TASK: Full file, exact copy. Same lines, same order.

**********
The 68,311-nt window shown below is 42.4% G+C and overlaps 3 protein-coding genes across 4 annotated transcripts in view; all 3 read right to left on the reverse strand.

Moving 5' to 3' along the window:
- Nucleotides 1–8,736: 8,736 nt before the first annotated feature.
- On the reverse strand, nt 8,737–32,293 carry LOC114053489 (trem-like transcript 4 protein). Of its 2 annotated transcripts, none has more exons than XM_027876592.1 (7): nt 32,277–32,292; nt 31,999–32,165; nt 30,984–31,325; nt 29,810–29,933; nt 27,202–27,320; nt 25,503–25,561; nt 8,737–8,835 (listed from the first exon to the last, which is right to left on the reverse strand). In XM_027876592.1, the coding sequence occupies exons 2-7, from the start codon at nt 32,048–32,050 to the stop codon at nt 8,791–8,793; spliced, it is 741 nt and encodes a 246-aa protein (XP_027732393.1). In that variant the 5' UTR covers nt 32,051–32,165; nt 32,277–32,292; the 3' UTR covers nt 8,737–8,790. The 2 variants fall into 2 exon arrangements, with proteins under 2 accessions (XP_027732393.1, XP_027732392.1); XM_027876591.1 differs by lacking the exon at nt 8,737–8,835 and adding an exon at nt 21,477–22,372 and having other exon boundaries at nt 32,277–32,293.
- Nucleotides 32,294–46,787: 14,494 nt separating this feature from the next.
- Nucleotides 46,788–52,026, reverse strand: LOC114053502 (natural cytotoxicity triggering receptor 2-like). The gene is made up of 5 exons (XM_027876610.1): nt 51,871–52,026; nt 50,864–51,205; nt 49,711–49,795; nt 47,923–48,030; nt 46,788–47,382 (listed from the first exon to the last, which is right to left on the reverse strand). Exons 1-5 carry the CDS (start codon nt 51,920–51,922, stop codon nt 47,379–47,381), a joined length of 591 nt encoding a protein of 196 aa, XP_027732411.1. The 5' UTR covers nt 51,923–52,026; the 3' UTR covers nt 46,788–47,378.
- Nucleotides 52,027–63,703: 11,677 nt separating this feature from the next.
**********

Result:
The 68,311-nt window shown below is 42.4% G+C and overlaps 3 protein-coding genes across 4 annotated transcripts in view; all 3 read right to left on the reverse strand.

Moving 5' to 3' along the window:
- Nucleotides 1–8,736: 8,736 nt before the first annotated feature.
- On the reverse strand, nt 8,737–32,293 carry LOC114053489 (trem-like transcript 4 protein). Of its 2 annotated transcripts, none has more exons than XM_027876592.1 (7): nt 32,277–32,292; nt 31,999–32,165; nt 30,984–31,325; nt 29,810–29,933; nt 27,202–27,320; nt 25,503–25,561; nt 8,737–8,835 (listed from the first exon to the last, which is right to left on the reverse strand). In XM_027876592.1, the coding sequence occupies exons 2-7, from the start codon at nt 32,048–32,050 to the stop codon at nt 8,791–8,793; spliced, it is 741 nt and encodes a 246-aa protein (XP_027732393.1). In that variant the 5' UTR covers nt 32,051–32,165; nt 32,277–32,292; the 3' UTR covers nt 8,737–8,790. The 2 variants fall into 2 exon arrangements, with proteins under 2 accessions (XP_027732393.1, XP_027732392.1); XM_027876591.1 differs by lacking the exon at nt 8,737–8,835 and adding an exon at nt 21,477–22,372 and having other exon boundaries at nt 32,277–32,293.
- Nucleotides 32,294–46,787: 14,494 nt separating this feature from the next.
- Nucleotides 46,788–52,026, reverse strand: LOC114053502 (natural cytotoxicity triggering receptor 2-like). The gene is made up of 5 exons (XM_027876610.1): nt 51,871–52,026; nt 50,864–51,205; nt 49,711–49,795; nt 47,923–48,030; nt 46,788–47,382 (listed from the first exon to the last, which is right to left on the reverse strand). Exons 1-5 carry the CDS (start codon nt 51,920–51,922, stop codon nt 47,379–47,381), a joined length of 591 nt encoding a protein of 196 aa, XP_027732411.1. The 5' UTR covers nt 51,923–52,026; the 3' UTR covers nt 46,788–47,378.
- Nucleotides 52,027–63,703: 11,677 nt separating this feature from the next.